Creating, Discovering & Innovating
The foundations for innovation at Queen’s are driven by curiosity and creativity expressed across the humanities and arts, social sciences, science, health, and engineering.
Themes in this area include:
Creating and producing nationally and internationally recognized performances, including music compositions, theatre productions, and screenings. Artists, scholars, and researchers offer new means to reflect on experience and to engage with social, economic, and technological change, as well as dimensions of citizenship, belonging, and identity.
Exploration and discovery in the areas of the natural and physical sciences. This research, using various combinations of theory, experimentation and computation, leads to a deeper understanding of the fundamentals of how things work.
See also: Centre for Advanced Computing (formerly HPCVL)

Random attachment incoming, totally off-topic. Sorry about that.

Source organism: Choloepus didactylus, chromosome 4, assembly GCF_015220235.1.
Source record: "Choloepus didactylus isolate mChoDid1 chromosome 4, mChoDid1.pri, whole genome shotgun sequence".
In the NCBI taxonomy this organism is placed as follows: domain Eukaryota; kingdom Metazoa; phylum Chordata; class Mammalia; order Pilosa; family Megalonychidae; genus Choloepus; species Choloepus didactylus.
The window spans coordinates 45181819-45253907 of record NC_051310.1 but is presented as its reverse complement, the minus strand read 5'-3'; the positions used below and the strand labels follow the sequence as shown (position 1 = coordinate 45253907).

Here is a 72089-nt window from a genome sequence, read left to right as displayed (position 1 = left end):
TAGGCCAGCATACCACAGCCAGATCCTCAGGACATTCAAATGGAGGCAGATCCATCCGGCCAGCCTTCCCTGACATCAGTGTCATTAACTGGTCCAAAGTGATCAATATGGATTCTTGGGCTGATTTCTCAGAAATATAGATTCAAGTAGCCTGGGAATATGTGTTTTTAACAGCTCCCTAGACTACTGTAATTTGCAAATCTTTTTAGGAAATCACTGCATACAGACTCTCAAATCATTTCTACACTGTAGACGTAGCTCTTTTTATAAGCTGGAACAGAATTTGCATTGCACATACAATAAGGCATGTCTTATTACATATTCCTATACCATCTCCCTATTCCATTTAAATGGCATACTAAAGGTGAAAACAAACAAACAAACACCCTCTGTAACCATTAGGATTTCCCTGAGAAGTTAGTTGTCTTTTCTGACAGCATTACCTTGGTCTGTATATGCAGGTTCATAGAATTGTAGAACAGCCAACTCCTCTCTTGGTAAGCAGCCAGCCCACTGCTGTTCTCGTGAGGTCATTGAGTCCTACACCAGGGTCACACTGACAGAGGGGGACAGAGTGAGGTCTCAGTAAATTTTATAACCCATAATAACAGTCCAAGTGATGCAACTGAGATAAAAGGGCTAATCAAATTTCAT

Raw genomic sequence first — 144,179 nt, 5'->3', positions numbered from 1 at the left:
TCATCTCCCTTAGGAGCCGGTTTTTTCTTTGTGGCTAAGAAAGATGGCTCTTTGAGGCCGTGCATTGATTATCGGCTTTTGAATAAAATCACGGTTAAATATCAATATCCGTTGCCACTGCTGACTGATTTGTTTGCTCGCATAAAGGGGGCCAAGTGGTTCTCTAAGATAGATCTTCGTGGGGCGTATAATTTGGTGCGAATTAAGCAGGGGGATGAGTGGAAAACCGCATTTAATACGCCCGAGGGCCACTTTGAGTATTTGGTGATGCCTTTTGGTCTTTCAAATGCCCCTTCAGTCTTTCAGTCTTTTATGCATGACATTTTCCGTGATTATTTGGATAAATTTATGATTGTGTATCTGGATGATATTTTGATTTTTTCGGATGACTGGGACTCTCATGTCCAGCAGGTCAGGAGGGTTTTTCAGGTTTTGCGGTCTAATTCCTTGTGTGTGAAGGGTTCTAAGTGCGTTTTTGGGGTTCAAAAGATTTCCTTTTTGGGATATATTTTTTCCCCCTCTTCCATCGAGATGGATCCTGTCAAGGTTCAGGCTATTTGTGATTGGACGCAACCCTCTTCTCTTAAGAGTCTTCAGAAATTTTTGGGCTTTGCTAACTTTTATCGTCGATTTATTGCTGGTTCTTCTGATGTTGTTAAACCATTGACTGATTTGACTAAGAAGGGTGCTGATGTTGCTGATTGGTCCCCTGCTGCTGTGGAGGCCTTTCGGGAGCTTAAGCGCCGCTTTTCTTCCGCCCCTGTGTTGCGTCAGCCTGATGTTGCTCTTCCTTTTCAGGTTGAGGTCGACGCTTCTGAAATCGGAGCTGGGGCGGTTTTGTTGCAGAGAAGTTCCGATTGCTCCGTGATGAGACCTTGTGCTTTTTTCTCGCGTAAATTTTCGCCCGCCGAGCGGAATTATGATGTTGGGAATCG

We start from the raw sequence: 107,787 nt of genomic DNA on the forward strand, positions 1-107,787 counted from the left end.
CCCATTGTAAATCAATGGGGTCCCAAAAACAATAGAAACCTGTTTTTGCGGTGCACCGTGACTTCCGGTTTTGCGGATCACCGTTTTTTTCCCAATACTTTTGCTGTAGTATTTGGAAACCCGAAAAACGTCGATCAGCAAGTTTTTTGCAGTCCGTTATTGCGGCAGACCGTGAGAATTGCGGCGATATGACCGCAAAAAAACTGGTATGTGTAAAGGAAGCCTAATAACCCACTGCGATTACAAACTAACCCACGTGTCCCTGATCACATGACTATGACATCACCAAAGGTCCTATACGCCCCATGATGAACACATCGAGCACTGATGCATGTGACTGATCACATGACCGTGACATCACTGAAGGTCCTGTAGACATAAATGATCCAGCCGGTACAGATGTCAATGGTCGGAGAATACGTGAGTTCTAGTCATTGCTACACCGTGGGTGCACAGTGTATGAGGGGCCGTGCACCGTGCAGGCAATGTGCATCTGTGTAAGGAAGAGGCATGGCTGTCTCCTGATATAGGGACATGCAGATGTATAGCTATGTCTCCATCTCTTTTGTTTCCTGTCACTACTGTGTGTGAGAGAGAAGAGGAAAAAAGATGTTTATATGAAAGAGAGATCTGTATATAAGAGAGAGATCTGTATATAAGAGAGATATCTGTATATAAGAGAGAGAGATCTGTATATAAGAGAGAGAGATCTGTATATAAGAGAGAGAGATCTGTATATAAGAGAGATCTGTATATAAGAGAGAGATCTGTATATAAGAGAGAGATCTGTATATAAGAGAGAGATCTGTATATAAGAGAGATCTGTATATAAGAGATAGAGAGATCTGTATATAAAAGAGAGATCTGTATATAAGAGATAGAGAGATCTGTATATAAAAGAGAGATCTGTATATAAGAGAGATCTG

Developing advanced materials, with improved physical, social, or environmental properties, and in particular, green chemicals, polymers, and nuclear materials. This research plays a vital role in enhancing our nation’s prospects for economic growth and for facilitating and sustaining our competitive advantage globally.
Advanced technologies — creating new products or making existing processes “greener." Advanced technologies arise as a result of discovery-based findings. The implementation of the findings is a distinct and separate task that requires specialized knowledge and resources.
- Gauvin Bailey and Stephanie Dickey (Art) – art detectives
- Amitava Chowdhury (History) – writing out collective past
- Anne Croy (Health Sciences) – healthy mother, healthy child
- Jacalyn Duffin (History of Medicine) – ground-breaking and infectious historical research
- Praveen Jain (Electrical Engineering) – sparking innovation
- Julie Salverson (Drama) – atominc quest